Restoring the beats to her arsenal, Bjork returns to her quirky, dance-oriented roots on her sixth studio album, Volta. On the experimental, conceptual Medulla, Bjork was at her most extravagantly indulgent, eschewing any semblance of commerciality in favor of the blissful sound of her own voice. Bjork literally built that record around her voice, as all samples and rhythms were created using only vocals. Itâ€™s her inimitable trait- the one thing that separates her from any other artist. No one sounds like Bjork, and she knows it. So, making an album showcasing your one true defining characteristic doesnâ€™t seem too ostentatious.
And yet Medulla suffered from a lack of connection. It was art as art, not as a bridge. It was a one trick pony whose novelty wears thinly with age. The one thing about Bjorkâ€™s music that has always been consistent is that she lines her machinated pulses with more emotion and passion than anyone else in the game. Even though electronic music is almost always characterized as cold and distant, Bjorkâ€™s music has always been affecting and warm, joyous even. And Volta celebrates those traits better than any album sheâ€™s released since 1997â€™s Homogenic.
On paper, Volta looks to be a case of trying too hard, as Bjork teams up with a diverse lot of contributors. First and foremost is production mastermind, Timbaland, whose hip-hop tendencies would seem to clutter Bjorkâ€™s vision, but his skills work well in this context. The opener and first single, â€œEarth Intrudersâ€, is a hasty spray of tribalistic fury. Bjorkâ€™s eccentric cadence rides atop the polyrhythms with girlish charm. â€œWanderlustâ€ is the type of desperate, sweeping drama that Bjork does best, riding the gap between her innate pop sensibilities and her experimental drive. Another collaboration that I honestly thought would bomb is with Antony Hegarty of Antony and the Johnsons. And yet â€œThe Dull Flame of Desireâ€ is one of the most affecting songs Bjork has ever recorded. Hegartyâ€™s womanly vibrato surprisingly compliments Bjorkâ€™s idiosyncratic inflection.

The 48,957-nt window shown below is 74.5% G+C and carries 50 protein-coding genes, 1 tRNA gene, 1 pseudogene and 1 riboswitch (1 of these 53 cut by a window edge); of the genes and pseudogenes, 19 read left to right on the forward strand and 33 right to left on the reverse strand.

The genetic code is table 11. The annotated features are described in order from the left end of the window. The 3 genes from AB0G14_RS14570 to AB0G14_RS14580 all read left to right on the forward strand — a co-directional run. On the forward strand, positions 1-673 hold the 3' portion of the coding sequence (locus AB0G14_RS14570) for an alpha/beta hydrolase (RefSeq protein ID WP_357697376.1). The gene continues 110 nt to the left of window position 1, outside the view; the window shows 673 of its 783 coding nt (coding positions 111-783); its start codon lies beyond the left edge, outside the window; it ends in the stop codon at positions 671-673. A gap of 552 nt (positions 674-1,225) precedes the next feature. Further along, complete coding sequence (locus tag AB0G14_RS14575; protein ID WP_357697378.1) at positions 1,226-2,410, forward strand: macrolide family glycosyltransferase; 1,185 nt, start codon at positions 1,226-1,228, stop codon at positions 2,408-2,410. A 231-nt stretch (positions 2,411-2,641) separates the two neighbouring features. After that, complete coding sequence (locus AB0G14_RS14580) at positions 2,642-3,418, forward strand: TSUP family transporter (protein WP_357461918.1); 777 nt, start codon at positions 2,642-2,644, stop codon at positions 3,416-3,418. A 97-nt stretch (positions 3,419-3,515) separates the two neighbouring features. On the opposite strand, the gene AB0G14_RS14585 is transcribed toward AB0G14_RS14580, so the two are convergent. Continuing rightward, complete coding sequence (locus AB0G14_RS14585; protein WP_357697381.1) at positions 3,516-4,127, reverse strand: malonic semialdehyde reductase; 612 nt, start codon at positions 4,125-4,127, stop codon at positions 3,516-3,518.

The harsh, pulsing jabs in â€œInnocenceâ€ are courtesy of Timbaland again, and they mean something beyond their innately rhythmic functionality. The beats lend emphasis to Bjorkâ€™s scraggy poetry. Bjork skips through genres without worrying about losing the listener. Her charm is the glue that holds it all together. A lesser singer, or, perhaps, one with less personality or panache could get lost in such stylistic leaps, but Bjork revels in the shape-shifting. Her impetuousness shines on â€œDeclare Independenceâ€- a brassy, discordant call to arms that sounds absolutely scalding next to the jazzy warmth of â€œPneumoniaâ€ or the delicate lullaby, â€œMy Juvenileâ€- another effective duet with Antony Hegarty.
If you donâ€™t like Bjorkâ€™s voice, you couldnâ€™t possibly enjoy her music. Her guttural growls are too peculiar to appreciate half-heartedly. On the other end, if you have ever fallen under the spell of Bjorkâ€™s voice, chances are youâ€™d listen to her sing anything. Luckily, Bjork doesnâ€™t rest on the laurels of her powerful voice. She pushes herself on every record. It may be too early to say whether Bjork has passed is the apex her career, but Volta is certainly a chapter as important as any other.